The great news is that we can now offer a far more comprehensive treatment program to address these conditions besides eye patching. Neuroscience has adapted to utilize vision therapy techniques to actively improve the communication between the eyes and brain and help regain function. With this shift to more modern treatment methods, retiring the pejorative term for the disorder is long overdue.

A young girl performing vision therapy exercises with an optometrist

Causes of Amblyopia

Optometrists don’t always know why their patient is developing amblyopia. Occasionally, amblyopia can be genetic, but other eye conditions can lead to amblyopia, including:

  • Refractive errors, such as nearsightedness, farsightedness, or astigmatism
  • Cataracts, which make eyes cloudy and blurry
  • Strabismus, where the eyes don’t line up and drift in different directions
  • Ptosis, where the eyelid droops over the eye
  • Eye damage
  • Corneal ulcer
  • Vitamin A deficiency

Risk Factors for Amblyopia

Children can develop amblyopia in different stages of the preschool years. A child may be more likely to have amblyopia if they:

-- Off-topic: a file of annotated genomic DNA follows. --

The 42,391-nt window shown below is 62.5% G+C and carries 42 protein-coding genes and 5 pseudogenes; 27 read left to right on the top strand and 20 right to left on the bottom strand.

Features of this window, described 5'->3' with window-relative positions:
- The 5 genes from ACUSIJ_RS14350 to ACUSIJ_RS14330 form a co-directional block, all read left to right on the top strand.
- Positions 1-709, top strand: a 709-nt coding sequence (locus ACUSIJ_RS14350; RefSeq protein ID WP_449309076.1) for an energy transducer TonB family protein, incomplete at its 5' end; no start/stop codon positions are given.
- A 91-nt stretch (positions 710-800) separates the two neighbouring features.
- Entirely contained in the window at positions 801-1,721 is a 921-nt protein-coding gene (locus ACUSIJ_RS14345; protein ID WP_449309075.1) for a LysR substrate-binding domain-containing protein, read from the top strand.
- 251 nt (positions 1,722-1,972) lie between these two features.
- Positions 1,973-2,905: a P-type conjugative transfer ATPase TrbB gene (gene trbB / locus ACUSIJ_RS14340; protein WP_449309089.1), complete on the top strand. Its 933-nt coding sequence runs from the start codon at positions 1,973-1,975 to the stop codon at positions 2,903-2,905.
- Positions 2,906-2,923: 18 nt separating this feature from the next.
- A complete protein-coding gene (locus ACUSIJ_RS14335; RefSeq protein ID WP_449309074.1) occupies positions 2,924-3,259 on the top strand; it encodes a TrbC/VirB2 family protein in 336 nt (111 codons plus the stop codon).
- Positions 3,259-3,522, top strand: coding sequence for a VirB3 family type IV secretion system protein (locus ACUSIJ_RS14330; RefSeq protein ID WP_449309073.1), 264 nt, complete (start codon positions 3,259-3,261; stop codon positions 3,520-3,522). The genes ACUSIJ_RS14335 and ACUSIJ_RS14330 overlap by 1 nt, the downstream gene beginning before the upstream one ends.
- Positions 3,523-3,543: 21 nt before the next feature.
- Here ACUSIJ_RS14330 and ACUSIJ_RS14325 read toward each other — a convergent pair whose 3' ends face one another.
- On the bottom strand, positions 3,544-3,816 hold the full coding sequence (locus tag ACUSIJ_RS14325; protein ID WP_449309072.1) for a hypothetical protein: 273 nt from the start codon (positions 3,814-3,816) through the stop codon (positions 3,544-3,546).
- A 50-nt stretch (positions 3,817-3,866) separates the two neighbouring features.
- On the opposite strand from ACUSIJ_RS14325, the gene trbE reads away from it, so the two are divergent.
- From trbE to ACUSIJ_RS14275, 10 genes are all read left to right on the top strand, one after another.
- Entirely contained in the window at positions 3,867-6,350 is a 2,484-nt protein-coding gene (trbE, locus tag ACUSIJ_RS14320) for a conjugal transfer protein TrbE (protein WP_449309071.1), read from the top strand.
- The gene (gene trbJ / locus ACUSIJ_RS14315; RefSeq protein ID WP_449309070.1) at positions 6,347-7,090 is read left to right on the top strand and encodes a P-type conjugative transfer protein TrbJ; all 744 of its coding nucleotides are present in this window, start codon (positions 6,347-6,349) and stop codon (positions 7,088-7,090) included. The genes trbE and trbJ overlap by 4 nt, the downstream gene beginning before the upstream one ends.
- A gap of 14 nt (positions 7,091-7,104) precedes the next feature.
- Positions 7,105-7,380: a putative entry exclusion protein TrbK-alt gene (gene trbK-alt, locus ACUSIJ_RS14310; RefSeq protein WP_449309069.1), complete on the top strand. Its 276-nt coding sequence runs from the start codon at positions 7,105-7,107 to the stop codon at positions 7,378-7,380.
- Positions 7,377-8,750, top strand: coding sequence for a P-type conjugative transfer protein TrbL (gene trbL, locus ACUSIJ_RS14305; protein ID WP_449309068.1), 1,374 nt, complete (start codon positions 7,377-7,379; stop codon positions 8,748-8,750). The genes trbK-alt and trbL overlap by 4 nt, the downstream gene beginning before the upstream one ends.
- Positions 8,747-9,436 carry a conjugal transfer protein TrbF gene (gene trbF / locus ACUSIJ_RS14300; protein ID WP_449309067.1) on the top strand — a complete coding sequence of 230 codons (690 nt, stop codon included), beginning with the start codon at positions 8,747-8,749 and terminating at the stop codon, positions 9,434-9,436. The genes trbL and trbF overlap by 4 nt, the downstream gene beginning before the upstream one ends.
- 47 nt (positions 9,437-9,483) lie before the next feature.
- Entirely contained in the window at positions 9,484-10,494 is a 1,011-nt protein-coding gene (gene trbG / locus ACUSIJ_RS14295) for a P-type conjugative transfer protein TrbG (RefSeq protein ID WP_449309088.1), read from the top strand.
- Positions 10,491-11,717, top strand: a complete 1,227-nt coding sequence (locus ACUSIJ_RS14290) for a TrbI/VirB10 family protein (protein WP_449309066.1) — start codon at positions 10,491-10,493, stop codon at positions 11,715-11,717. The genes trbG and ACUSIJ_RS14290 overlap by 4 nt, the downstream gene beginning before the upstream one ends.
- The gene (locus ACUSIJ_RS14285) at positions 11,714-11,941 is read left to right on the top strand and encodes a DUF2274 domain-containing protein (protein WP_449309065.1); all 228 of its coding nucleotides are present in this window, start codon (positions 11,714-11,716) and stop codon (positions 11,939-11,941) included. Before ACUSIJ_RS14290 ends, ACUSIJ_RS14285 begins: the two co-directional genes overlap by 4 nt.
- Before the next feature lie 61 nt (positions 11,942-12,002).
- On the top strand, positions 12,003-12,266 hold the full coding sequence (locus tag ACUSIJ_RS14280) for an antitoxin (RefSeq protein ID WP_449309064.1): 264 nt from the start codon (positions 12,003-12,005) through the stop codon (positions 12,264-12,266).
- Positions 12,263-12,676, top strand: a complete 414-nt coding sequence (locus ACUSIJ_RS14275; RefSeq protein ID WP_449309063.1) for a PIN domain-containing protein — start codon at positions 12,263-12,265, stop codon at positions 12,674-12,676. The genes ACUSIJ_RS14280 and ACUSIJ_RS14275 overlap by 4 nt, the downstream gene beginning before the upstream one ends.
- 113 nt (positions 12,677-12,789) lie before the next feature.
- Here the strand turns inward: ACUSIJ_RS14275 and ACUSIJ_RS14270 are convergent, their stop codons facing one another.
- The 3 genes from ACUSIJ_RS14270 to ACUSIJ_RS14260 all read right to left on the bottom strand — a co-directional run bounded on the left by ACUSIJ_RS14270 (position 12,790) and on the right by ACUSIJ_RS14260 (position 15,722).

• Were born premature
  • Had a low birth weight
  • Have a family history of amblyopia, childhood cataracts, or other eye conditions
  • Have developmental disabilities

Causes of Strabismus

Strabismus tends to develop in newborns, but it can correct itself as the child grows older. If you notice your child still has vision problems later on, vision therapy may be an option.

Several other medical conditions in children have been associated with strabismus, including cerebral palsy and congenital rubella syndrome.

Strabismus can develop in adults too, but usually, it’s associated with certain medical conditions like Graves’ Disease or stroke.

Vision Therapy

Vision therapy is a customized treatment option comprised of visual exercises to enhance depth perception, build stronger eye coordination skills and encourage both eyes to work together. Vision therapy harnesses neuroplasticity to treat eye conditions like amblyopia or strabismus in children and adults.

Some vision therapy techniques that your optometrist may implement: 

  • Accommodation: trains the weaker eye to focus effectively
  • Spatial skills: improving hand-eye coordination and motor skills
  • Stereopsis: strengthens binocular vision and improves 3D and depth perception

Treat Amblyopia & Strabismus with Vision Therapy

Vision therapy can build on several skills to re-establish communication between the eyes and the brain. Our knowledgeable optometrists at Airdrie Family Eye Doctors can use evidence-based vision therapy techniques for several different conditions to improve vision.

Contact us to learn more about what vision therapy can do and schedule comprehensive eye exams for the whole family.

Written by Dr. Heather Cowie

More Articles By Dr. Heather Cowie